Vasantha said her husband has been facing
NAGPUR: Former Delhi University professor and alleged Maoist ideologue GN Saibaba has been denied a woollen full-face cap provided to him by his family by the Nagpur central jail authorities, his wife Sai Vasantha alleged on Saturday. He has also been denied napkins, handkerchiefs, towels or even a T-shirt.
Vasantha said her husband has been facing “intended bias” and “prejudice” inside the jail. “Saibaba had been using the same cloth for the last one year. Hence, we had sent a replacement but it was refused. We are facing a set of rules different from that applied to other inmates,” he said.
On Saturday, Saibaba’s lawyer Aakash Sorde reached the central jail to hand over 34 items to Saibaba through the prison authorities. He was “stunned” as only 13 of them were allowed. Several medicines, a physiotherapy equipment, blank A4 size paper, a news magazine and three books were also among the materials denied. Saibaba has been allowed to receive only two loincloth underwear and a lungi from his family.
Sorde said the list of materials was initially approved by the jail officials before it was sent to Saibaba’s family. “The jail officials refused the very same materials which they had earlier agreed to allow. The materials, including medicines, were most essential for Saibaba,” he said. “I have now sent a notice to the jail superintendent stating he will be responsible if anything happens to Saibaba,” he added.
Jail superintendent SP Anup Kumre said Saibaba has been given everything he requires as per the jail manual and norms. “We are ensuring that every rule is being followed to hand over Saibaba whatever he needs.”
The Madhya Pradesh Cabinet on Saturday approved a proposed law to regulate inter-faith marriages in the state that provides for 10 year jail for ‘forcing’ women, minors, and people from Scheduled Castes and Scheduled Tribe to undergo religious conversion, while exempting reconversion to parental religion from its purview.
The proposed law called the Madhya Pradesh Dharmik Swatantrata (Freedom of Religion) Bill 2020 says ‘Paitrik Dharm me Wapsi’ will not be treated as conversion. “Under this legislation, re-conversion to the ancestral religion will not be treated as conversion,” said the draft law, defining ancestral religion as the religion of the father of the person at the time of his birth.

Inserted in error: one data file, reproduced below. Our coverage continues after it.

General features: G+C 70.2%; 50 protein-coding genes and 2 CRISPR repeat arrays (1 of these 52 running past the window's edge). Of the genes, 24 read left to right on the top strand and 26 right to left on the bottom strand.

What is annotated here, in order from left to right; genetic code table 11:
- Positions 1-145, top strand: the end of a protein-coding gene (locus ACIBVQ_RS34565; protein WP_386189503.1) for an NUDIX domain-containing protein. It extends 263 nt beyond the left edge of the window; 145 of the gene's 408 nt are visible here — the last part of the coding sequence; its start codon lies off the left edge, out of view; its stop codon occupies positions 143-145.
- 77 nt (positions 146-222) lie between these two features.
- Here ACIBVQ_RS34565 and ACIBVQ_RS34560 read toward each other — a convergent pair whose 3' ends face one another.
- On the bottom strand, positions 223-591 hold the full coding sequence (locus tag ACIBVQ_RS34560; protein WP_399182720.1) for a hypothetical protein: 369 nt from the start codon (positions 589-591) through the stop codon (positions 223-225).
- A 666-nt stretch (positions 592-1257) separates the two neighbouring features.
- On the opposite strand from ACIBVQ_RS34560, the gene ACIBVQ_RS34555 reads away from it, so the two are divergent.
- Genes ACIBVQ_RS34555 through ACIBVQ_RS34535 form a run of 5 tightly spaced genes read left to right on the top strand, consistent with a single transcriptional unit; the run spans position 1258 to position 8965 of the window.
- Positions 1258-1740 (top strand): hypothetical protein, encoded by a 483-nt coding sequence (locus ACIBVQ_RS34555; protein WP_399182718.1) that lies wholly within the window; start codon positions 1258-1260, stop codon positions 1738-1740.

Giving the reason for this clause, Madhya Pradesh home minister, Nirottam Mishra, said re-conversion will not be a punishable offence under this law because it is more a realisation of a mistake than a crime.
The proposed legislation will replace the 1968 Madhya Pradesh Freedom of Religion Act, and is stringent then the similar law enforced by the Uttar Pradesh government through an Ordinance.
The UP law does not provide for parental property rights to the children of inter-faith marriage, monthly maintenance and Rs 50,000 fine for inter-faith marriage without the permission of the district magistrate. In UP, the fine amount is Rs 25,000. The jail term in the two laws are the same, shows an analysis of the proposed legislations of the two neighbouring states.
Mishra said, “The bill seeks to prohibit religious conversions or an attempt of conversion by means of misrepresentation, allurement, threat, undue influence, coercion, marriage, and any other fraudulent means. The conspiracy and (the act of) abetting a person for conversion has also been prohibited.”
Mishra said the bill has a provision of punishment from one to 10 years of imprisonment and a minimum fine of Rs 1 lakh for conversions.
According to draft of the bill approved, “The forced conversion of woman, minor, scheduled castes and scheduled tribe will attract 2–10 years imprisonment and a minimum fine of Rs 50,000. Mass forced conversion will attract 5–10 years of jail term and fine upto to Rs 1 lakh. Burden of proof will lie on the accused.”
“Forceful conversions and marriages will be a cognizable offence and be non-bailable. There will be a provision for declaring inter-faith forceful marriages and forced conversions null and void. Before conversion, the person and religious gurus have to inform the district magistrate at least 60 days prior to the scheduled date of marriage. The violation of this rule will attract 3–5 years of jail and a minimum fine of Rs 50,000,” according to the approved draft of the proposed bill.
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Mishra said, “MP government has come up with the toughest rule against forced conversion in India. With providing justice to the victim of forced conversion, the proposed legislation will ensure her rights too.”